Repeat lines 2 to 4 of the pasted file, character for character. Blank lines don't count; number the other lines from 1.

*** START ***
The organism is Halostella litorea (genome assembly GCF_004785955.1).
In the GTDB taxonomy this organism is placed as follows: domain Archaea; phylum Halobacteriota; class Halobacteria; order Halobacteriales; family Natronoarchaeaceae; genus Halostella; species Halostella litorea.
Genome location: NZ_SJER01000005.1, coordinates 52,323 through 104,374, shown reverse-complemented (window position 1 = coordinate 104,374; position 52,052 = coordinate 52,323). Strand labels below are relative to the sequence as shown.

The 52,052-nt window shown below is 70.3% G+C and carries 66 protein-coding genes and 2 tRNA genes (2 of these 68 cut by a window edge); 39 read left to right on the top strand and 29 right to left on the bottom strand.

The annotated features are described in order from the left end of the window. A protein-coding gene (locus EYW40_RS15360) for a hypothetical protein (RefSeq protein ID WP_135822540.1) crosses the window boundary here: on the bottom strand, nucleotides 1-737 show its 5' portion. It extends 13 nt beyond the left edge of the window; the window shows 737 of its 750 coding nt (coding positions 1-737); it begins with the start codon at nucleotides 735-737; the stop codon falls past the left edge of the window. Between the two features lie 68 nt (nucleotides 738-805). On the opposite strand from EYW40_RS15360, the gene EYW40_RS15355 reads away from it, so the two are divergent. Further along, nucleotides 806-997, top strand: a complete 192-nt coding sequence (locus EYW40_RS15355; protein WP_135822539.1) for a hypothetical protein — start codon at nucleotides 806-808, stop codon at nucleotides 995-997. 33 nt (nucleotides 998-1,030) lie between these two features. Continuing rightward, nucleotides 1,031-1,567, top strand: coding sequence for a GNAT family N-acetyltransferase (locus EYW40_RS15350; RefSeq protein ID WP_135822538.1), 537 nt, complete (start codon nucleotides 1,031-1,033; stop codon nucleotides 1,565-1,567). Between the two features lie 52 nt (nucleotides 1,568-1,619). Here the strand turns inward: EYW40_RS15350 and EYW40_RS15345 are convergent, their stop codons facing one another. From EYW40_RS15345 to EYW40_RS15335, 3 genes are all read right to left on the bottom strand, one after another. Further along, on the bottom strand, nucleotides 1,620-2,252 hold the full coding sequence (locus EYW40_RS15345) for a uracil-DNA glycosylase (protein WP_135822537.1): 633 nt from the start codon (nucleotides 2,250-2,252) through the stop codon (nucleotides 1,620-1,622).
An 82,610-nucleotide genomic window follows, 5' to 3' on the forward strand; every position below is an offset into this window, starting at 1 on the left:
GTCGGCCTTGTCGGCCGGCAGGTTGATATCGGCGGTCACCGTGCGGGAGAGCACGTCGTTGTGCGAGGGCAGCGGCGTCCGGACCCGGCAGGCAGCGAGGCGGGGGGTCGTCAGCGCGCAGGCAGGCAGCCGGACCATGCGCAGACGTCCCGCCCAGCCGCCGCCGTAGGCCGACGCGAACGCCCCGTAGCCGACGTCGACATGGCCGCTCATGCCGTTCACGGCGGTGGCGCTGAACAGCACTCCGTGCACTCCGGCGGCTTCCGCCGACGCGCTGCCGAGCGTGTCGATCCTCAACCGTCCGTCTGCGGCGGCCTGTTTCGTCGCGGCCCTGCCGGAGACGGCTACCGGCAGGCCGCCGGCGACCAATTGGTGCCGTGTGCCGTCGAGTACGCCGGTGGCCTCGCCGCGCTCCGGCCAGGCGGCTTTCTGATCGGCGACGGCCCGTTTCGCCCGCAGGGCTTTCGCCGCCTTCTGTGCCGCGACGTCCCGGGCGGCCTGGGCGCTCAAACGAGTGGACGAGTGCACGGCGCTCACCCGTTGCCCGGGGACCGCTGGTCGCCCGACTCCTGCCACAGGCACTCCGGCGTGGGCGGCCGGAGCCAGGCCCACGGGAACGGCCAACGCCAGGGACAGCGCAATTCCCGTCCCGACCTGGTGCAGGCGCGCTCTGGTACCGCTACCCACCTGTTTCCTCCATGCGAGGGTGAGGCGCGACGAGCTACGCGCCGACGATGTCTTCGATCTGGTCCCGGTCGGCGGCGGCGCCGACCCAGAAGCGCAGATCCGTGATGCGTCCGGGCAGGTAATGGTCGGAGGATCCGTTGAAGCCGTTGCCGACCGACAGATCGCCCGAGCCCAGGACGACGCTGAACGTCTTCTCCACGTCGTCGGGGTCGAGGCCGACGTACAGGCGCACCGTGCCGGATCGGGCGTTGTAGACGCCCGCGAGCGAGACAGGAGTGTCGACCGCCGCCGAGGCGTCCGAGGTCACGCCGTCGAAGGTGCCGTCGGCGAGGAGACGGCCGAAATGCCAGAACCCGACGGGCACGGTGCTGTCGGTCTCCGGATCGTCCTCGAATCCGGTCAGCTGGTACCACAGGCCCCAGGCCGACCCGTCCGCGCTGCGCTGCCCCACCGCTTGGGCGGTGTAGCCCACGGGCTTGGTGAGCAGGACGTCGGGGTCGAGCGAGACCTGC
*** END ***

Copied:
In the GTDB taxonomy this organism is placed as follows: domain Archaea; phylum Halobacteriota; class Halobacteria; order Halobacteriales; family Natronoarchaeaceae; genus Halostella; species Halostella litorea.
Genome location: NZ_SJER01000005.1, coordinates 52,323 through 104,374, shown reverse-complemented (window position 1 = coordinate 104,374; position 52,052 = coordinate 52,323). Strand labels below are relative to the sequence as shown.

The 52,052-nt window shown below is 70.3% G+C and carries 66 protein-coding genes and 2 tRNA genes (2 of these 68 cut by a window edge); 39 read left to right on the top strand and 29 right to left on the bottom strand.